Carle Illinois Machine Learning System for EEG Analysis Wins IEEE Honors
A new machine learning system developed by a Carle Illinois College of Medicine student could unlock the vast amounts of untapped data found in a common neurological test.
Carle Illinois student Sam Rawal (Class of 2024) collaborated with Yogatheesan Varatharajah, bioengineering research assistant professor, to engineer a solution called SCORE-IT. The system takes in an electroencephalogram (EEG) report without any structure and automatically extracts and standardizes the information.
The team recently won ‘best paper’ honors at the 2021 IEEE Signal Processing in Medicine and Biology Symposium for their publication describing the new system to analyze and classify data from patient EEG tests for use by both clinicians treating patients and researchers seeking out new discoveries.
“The key innovation of our system is that it consists of a multi-stage pipeline that utilizes deep learning for ‘broad parsing’ of the test results, and hand-crafted rules for ‘narrow parsing’ to generate the final classification,” said Rawal.
EEGs are used to diagnose problems like epilepsy by creating a record of a patient’s brainwaves over time and pinpointing abnormalities in the brain’s electrical activity. However, raw waveform records can be extremely large and usually lack standardized labels, making it difficult to detect common patterns found across multiple test results.
“On the clinical side, this standardization makes it easier for clinicians to search and filter patient data based on specific clinical criteria,” Rawal said. The current version of SCORE-IT classifies EEG records based on three criteria: whether the patient is being evaluated for epilepsy, whether the record is normal or abnormal, and the type of seizure detected.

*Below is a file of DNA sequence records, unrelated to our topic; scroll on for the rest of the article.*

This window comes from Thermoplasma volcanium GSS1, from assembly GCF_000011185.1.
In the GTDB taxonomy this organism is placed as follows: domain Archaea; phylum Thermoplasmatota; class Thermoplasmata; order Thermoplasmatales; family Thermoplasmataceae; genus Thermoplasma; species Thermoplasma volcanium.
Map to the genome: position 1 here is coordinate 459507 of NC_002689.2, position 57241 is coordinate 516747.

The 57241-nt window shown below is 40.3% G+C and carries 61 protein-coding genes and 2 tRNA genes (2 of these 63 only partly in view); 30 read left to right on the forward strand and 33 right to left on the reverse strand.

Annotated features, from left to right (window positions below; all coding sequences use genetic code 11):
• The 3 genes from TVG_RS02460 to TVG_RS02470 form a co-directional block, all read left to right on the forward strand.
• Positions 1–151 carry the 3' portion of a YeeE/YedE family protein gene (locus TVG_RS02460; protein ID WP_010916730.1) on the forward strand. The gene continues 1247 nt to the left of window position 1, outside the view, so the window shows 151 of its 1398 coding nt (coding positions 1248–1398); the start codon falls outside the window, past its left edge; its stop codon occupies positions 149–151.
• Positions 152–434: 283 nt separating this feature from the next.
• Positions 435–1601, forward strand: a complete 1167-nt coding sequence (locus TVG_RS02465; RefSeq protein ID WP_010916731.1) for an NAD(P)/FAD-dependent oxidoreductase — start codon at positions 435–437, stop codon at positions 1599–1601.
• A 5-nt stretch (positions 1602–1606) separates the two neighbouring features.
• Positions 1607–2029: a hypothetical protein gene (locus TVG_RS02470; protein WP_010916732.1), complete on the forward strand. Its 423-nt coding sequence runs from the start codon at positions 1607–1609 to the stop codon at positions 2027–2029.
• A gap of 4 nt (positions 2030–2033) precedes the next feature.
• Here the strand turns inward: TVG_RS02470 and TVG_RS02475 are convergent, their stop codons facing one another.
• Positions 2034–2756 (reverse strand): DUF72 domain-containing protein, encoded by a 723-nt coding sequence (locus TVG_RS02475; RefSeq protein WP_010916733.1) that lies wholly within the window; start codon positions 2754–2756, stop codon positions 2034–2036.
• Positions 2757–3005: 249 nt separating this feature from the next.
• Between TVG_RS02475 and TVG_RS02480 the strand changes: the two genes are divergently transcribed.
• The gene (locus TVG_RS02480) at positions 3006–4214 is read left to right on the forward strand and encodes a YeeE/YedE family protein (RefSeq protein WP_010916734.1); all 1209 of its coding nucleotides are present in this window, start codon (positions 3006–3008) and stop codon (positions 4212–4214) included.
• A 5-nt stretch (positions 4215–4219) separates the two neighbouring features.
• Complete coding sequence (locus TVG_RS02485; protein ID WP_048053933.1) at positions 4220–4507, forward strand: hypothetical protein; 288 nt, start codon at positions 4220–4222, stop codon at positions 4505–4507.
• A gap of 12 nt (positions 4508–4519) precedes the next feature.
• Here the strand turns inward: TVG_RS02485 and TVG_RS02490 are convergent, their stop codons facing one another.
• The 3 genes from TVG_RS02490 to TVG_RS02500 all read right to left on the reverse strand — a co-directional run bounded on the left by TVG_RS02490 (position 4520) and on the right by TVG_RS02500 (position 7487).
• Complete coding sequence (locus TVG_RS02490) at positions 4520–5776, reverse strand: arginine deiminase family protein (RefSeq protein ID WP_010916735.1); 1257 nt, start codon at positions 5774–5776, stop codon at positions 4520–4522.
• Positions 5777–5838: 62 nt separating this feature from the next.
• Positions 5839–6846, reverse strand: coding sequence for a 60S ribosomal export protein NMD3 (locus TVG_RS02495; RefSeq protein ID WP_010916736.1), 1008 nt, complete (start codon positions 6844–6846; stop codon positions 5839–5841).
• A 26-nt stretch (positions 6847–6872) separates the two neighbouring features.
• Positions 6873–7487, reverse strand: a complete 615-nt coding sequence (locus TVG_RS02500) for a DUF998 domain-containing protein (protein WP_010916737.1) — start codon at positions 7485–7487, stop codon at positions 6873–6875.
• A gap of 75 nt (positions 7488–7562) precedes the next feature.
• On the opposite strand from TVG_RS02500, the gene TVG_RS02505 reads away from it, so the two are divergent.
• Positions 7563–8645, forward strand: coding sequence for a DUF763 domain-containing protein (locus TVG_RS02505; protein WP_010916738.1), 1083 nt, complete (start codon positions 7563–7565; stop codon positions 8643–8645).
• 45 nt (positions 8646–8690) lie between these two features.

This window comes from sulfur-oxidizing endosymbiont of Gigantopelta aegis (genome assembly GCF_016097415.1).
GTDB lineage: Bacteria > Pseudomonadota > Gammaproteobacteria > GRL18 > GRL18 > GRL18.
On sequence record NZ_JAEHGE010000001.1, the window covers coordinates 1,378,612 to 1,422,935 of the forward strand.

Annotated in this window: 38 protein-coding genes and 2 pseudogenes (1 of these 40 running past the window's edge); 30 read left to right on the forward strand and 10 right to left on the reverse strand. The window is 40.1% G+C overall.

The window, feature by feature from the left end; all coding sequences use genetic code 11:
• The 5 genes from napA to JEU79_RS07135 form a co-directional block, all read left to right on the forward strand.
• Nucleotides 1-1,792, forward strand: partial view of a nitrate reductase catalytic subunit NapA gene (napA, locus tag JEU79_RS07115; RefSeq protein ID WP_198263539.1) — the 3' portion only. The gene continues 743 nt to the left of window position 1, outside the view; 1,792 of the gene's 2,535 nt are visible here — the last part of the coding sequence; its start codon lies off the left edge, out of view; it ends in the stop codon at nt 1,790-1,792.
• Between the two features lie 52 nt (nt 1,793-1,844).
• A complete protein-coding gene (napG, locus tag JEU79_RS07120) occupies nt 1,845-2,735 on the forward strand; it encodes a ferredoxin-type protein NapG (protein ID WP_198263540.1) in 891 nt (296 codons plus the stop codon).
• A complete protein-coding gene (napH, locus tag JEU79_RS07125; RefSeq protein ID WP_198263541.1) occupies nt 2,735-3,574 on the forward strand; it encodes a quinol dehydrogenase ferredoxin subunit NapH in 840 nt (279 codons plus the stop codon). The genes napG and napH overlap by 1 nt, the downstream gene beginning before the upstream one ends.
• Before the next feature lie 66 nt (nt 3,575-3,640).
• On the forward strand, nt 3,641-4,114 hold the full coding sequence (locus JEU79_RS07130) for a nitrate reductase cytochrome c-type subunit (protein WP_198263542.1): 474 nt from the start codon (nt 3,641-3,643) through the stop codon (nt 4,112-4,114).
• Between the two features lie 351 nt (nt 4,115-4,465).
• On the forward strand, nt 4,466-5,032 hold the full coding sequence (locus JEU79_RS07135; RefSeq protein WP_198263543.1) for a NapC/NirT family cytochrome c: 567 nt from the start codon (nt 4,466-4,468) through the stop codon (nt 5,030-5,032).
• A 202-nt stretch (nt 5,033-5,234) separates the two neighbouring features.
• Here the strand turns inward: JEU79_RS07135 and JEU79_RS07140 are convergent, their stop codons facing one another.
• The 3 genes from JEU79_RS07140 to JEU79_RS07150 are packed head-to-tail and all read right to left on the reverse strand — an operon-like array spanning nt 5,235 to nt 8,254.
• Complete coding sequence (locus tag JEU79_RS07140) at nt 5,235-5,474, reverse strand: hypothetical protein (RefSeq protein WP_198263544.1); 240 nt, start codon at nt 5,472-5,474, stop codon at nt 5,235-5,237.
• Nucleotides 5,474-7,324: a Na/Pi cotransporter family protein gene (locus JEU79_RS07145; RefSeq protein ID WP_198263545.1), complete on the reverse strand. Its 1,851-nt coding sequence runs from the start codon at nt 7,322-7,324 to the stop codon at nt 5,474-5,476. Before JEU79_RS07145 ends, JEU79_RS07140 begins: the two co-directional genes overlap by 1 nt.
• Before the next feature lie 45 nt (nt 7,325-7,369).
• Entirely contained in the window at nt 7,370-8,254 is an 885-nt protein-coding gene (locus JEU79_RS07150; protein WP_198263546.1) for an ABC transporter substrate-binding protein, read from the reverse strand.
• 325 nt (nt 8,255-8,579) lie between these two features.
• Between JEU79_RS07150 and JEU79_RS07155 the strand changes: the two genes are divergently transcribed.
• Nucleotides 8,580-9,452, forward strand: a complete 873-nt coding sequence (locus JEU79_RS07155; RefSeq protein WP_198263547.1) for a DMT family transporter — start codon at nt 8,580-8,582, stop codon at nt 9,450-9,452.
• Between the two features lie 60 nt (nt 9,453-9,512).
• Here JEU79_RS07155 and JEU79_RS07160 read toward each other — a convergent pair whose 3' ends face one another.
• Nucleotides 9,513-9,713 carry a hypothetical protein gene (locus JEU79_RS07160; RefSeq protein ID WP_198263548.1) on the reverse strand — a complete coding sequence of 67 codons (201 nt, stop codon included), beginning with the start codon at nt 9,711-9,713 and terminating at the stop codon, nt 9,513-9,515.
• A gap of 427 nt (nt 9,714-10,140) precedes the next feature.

The IEEE Signal Processing award recognizes the engineering work on the SCORE-IT system, but Rawal says his clinical training as a medical student played a key role in developing a successful approach to the lack of standardization in EEG test results. “This problem is prevalent in the United States, and solving it has the potential to improve access to health care data for medical professionals and researchers alike,” Rawal said.
Rawal conducted the research for the paper “SCORE-IT: A Machine Learning Framework for Automatic Standardization of EEG Reports,” in the summer of 2021, as part of Carle Illinois’ Discovery Learning course, in which medical students are immersed in rich research, clinical, or global hands-on learning experiences.